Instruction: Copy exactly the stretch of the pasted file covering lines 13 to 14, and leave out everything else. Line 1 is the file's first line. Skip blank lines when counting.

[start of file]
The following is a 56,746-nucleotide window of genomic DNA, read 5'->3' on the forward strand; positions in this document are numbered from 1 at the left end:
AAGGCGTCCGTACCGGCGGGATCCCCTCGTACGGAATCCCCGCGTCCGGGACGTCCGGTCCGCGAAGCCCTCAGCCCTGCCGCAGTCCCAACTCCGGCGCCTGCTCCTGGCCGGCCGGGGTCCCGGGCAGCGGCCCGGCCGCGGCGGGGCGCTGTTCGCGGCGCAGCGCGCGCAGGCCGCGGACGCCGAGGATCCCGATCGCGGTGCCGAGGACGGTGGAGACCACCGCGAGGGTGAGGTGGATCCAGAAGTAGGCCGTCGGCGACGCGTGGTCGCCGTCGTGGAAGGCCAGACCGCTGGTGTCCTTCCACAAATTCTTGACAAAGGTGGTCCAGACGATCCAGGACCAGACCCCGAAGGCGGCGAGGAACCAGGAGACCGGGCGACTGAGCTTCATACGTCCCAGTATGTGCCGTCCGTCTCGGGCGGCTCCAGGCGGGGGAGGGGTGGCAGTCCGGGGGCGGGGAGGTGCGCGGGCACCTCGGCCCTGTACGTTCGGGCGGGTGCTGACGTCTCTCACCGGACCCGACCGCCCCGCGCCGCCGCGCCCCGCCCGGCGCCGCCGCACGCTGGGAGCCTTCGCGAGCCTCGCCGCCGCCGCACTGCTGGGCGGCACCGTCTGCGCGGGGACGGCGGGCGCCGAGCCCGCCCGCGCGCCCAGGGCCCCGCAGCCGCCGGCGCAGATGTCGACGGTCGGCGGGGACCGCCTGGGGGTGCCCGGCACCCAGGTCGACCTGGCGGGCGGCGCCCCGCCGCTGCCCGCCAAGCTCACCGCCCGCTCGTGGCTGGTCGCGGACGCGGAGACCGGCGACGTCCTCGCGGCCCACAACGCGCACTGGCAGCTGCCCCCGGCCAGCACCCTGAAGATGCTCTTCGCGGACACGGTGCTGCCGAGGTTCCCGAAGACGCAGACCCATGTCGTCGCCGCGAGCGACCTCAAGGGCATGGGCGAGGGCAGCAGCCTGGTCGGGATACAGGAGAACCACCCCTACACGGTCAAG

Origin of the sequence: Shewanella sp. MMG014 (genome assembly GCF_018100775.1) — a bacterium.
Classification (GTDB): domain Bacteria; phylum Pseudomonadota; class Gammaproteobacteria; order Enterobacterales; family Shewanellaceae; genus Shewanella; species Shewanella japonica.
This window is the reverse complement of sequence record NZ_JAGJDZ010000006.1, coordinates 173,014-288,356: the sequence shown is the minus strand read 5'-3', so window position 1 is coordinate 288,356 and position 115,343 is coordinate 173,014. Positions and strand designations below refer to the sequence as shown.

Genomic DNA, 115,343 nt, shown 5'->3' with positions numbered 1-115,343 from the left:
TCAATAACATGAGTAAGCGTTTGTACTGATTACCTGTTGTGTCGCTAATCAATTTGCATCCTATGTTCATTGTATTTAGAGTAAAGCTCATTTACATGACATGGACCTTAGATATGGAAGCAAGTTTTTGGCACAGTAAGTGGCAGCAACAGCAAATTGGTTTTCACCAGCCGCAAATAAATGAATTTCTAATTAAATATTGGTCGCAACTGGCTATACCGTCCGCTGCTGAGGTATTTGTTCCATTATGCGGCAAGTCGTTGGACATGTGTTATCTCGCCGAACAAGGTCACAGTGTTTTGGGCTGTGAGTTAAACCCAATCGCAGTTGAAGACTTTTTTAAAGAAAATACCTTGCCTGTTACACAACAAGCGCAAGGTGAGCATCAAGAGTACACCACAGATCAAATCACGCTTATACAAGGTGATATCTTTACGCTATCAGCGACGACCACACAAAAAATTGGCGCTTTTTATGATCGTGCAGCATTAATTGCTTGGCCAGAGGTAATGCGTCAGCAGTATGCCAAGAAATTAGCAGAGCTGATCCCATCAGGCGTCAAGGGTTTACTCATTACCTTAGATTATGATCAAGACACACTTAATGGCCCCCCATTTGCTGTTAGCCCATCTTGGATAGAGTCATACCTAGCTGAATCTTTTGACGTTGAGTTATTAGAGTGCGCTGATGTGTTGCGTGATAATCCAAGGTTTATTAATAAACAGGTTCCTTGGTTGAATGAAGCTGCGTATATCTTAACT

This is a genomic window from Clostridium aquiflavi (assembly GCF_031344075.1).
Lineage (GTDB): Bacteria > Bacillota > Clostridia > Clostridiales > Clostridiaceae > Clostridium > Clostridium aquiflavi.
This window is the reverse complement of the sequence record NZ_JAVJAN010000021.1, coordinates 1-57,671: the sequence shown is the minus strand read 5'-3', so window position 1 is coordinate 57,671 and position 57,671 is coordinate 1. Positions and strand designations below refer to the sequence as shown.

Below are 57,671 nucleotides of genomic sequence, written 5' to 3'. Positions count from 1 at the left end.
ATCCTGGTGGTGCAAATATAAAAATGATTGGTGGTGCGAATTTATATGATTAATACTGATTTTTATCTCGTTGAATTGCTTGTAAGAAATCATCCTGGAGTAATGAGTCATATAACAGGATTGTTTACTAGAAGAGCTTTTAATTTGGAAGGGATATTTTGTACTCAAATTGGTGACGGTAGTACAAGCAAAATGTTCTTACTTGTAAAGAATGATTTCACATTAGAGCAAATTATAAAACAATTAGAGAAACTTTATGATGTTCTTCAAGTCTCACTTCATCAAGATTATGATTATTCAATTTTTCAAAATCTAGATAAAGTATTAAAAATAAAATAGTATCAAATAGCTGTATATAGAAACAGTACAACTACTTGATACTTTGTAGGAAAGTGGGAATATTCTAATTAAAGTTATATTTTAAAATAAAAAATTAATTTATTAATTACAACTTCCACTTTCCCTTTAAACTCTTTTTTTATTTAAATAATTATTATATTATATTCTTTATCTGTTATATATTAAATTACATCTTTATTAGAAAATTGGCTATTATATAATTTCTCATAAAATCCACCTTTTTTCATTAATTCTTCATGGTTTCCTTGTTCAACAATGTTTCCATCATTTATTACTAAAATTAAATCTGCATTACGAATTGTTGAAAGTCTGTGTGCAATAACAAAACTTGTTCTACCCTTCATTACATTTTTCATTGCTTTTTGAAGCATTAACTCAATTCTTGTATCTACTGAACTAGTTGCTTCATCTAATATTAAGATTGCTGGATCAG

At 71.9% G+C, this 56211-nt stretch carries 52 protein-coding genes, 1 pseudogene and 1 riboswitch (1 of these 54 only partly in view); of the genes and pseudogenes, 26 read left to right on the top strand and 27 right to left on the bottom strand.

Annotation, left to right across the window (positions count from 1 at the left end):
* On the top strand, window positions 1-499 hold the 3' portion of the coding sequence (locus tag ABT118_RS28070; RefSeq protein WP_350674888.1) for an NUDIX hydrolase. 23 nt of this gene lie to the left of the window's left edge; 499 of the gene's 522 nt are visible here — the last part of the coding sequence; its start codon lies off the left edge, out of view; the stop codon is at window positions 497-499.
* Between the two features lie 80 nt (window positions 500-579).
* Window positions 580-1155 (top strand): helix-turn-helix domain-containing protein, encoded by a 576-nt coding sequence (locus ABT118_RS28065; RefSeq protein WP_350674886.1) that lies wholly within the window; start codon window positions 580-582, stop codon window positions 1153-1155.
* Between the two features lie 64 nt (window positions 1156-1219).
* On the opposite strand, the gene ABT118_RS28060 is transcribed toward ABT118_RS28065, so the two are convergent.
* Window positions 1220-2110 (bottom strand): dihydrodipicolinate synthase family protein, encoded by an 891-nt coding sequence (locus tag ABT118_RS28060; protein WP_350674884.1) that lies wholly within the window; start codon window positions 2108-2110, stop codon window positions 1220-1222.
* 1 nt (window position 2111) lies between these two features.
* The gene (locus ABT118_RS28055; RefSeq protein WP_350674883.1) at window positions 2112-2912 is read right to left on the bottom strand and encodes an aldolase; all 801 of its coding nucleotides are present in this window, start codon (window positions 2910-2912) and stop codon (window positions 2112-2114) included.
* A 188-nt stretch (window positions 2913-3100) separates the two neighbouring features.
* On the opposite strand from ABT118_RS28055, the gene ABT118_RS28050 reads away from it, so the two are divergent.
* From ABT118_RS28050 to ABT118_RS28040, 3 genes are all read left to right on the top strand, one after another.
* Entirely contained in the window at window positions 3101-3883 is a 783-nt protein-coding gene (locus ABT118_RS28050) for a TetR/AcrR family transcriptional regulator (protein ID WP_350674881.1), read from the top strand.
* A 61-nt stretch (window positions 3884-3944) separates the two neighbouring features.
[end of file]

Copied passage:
At 71.9% G+C, this 56211-nt stretch carries 52 protein-coding genes, 1 pseudogene and 1 riboswitch (1 of these 54 only partly in view); of the genes and pseudogenes, 26 read left to right on the top strand and 27 right to left on the bottom strand.

Annotation, left to right across the window (positions count from 1 at the left end):